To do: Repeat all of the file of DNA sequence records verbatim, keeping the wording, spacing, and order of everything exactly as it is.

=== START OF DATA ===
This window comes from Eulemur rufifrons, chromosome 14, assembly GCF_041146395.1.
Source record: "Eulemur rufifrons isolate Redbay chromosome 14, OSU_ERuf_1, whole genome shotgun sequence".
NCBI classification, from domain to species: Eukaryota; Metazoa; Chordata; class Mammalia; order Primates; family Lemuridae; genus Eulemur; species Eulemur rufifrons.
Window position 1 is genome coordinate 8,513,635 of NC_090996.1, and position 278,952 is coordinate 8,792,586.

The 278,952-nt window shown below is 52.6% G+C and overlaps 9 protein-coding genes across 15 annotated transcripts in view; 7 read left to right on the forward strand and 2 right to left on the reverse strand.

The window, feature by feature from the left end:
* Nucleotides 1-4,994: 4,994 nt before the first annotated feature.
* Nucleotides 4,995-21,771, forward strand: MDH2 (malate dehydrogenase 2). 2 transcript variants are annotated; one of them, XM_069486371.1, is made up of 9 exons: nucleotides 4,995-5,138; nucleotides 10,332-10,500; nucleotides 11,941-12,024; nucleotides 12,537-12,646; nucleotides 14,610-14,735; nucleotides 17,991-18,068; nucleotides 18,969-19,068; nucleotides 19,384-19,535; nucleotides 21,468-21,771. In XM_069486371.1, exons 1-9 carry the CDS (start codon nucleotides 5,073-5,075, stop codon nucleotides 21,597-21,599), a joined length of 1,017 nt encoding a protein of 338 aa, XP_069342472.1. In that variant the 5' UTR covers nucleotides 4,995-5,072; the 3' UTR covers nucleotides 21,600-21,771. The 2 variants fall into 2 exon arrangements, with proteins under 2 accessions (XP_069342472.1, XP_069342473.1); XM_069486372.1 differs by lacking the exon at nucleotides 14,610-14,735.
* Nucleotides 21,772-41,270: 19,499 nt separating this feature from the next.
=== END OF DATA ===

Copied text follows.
This window comes from Eulemur rufifrons, chromosome 14, assembly GCF_041146395.1.
Source record: "Eulemur rufifrons isolate Redbay chromosome 14, OSU_ERuf_1, whole genome shotgun sequence".
NCBI classification, from domain to species: Eukaryota; Metazoa; Chordata; class Mammalia; order Primates; family Lemuridae; genus Eulemur; species Eulemur rufifrons.
Window position 1 is genome coordinate 8,513,635 of NC_090996.1, and position 278,952 is coordinate 8,792,586.

The 278,952-nt window shown below is 52.6% G+C and overlaps 9 protein-coding genes across 15 annotated transcripts in view; 7 read left to right on the forward strand and 2 right to left on the reverse strand.

The window, feature by feature from the left end:
* Nucleotides 1-4,994: 4,994 nt before the first annotated feature.
* Nucleotides 4,995-21,771, forward strand: MDH2 (malate dehydrogenase 2). 2 transcript variants are annotated; one of them, XM_069486371.1, is made up of 9 exons: nucleotides 4,995-5,138; nucleotides 10,332-10,500; nucleotides 11,941-12,024; nucleotides 12,537-12,646; nucleotides 14,610-14,735; nucleotides 17,991-18,068; nucleotides 18,969-19,068; nucleotides 19,384-19,535; nucleotides 21,468-21,771. In XM_069486371.1, exons 1-9 carry the CDS (start codon nucleotides 5,073-5,075, stop codon nucleotides 21,597-21,599), a joined length of 1,017 nt encoding a protein of 338 aa, XP_069342472.1. In that variant the 5' UTR covers nucleotides 4,995-5,072; the 3' UTR covers nucleotides 21,600-21,771. The 2 variants fall into 2 exon arrangements, with proteins under 2 accessions (XP_069342472.1, XP_069342473.1); XM_069486372.1 differs by lacking the exon at nucleotides 14,610-14,735.
* Nucleotides 21,772-41,270: 19,499 nt separating this feature from the next.